The focus of this page will be on IASCA and USAC competitors, and how to move from typical consumer products to custom made and application specific units.
Who’s on first??
Richard Clark’s famous Buick Regal Grand National was long considered the benchmark for Autosound competition vehicles. Hand made compression horns, custom transducer feedback circuitry, power supply stiffening capacitors, balanced signal transmission and lots of 120V Pro Sound gear. Apogee D/A converter, Rane equalizer and crossover all were modified to be use in the 12V Autosound environment.
Before you go out and purchase an Alesis, Yamaha, Behringer or Rane pro sound component, make sure you check your competition rule book. In IASCA, the unit must be powered by, and operating on 12V. The use of a 120V power inverter is prohibited. You will have to remove the existing power supply, and build your own. This can be a daunting task, so plan carefully.
The most commonly modified unit for Autosound use is an equalizer. As I mentioned; Alesis, Behringer, Yamaha and Rane are seen all over the competition circuit. Companies such as Image Dynamics and USD offer some of these units already converted for 12V use. This should be a serious consideration, since you will have a warranty.
Why use a pro sound unit?? Some people argue that there is no acoustical benefit from these practices, and that the benefit Is psycho-acoustic, that is, we think it sounds better only because we subconsciously believe it sounds better. This is a useful trick/tactic in competition, and can sway a judges perceptions greatly, if executed properly. In fact, the pro sound equipment, provided you choose wisely, may indeed offer excellent sonic performance, but is more likely to have features which you just can’t get anywhere else. Digitally stored equalization curves with around 100 presets, time alignment settings, crossover and filter adjustments and general level settings, all are stored and can be retrieved at the touch of a button. While car audio manufacturers are now on the bandwagon, the pro sound market has had these units in production for longer and in larger quantities.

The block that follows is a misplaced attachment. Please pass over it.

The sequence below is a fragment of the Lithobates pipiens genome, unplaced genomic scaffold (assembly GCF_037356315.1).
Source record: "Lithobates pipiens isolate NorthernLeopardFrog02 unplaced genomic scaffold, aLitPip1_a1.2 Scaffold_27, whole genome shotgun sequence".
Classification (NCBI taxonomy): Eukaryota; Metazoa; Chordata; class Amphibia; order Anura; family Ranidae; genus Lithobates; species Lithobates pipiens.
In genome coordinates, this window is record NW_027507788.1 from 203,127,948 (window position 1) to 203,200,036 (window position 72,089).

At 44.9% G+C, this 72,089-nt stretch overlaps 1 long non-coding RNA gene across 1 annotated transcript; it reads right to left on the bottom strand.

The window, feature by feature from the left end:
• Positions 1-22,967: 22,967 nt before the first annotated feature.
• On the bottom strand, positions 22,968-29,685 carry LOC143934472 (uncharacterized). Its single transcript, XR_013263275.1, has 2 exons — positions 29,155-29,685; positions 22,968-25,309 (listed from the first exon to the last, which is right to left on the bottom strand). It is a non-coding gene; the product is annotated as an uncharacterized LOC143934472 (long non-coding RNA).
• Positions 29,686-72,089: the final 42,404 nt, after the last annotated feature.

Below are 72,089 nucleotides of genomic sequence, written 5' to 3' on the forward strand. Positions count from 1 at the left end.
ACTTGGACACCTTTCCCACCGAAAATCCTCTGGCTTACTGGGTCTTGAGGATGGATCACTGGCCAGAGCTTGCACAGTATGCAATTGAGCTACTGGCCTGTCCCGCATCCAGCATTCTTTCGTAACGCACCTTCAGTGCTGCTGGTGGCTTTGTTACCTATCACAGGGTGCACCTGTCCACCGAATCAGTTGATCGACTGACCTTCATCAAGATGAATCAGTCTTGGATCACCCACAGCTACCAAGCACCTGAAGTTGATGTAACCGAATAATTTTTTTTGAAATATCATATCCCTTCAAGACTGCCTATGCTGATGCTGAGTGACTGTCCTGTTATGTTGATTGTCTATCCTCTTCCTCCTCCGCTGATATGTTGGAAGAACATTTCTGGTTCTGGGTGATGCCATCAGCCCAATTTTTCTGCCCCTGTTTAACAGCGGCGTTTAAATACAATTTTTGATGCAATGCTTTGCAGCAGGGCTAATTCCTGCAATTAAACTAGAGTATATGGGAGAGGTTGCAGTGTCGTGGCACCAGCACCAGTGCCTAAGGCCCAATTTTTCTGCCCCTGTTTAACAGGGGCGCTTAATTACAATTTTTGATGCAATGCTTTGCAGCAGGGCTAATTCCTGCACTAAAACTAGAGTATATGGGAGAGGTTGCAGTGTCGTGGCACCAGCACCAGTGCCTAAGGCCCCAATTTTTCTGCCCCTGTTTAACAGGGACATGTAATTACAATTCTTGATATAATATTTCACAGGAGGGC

Also, check that the unit you are looking at is truly digital, if that is what it claims to be. The Rockford Symmetry, while digitally controlled, still performs its filtering and equalization in an analog state. The Behringer UltraCurve 8000 on the other hand has a pair of Motorola DSP processors for sonic adjustments to amplitude and phase.
Another area where Autosound manufacturers are starting to focus is with high-end external D/A converters. Alpine (for a while now), Precision Power and Zapco all offer external units, using some of the industries best 1-bit and 20-bit converters. Burr-Brown is likely the most well recognized name in D/A technology.
The purpose of the D/A converter is to do just that, take the digital information from the CD, and faithfully and accurately transform it into an analog waveform which we then amplify as music. The more pure and accurate this conversion process is, the more realistic our music will sound, given that everything else is in the system is up to par.
Utilization of an External D/A is not always easy though. The fact that the signal must still pass through some sort of volume control make it difficult to design into a system, and it can be somewhat awkward to find a digital signal, from the average head unit, to feed to the converter. You may want to deal with someone who has done this is the past.
As far as using pro sound D/A converters, I have seen Audio Alchemy and Apogee units used in several occasions, so it most certainly can be accomplished, provided your wallet can handle it.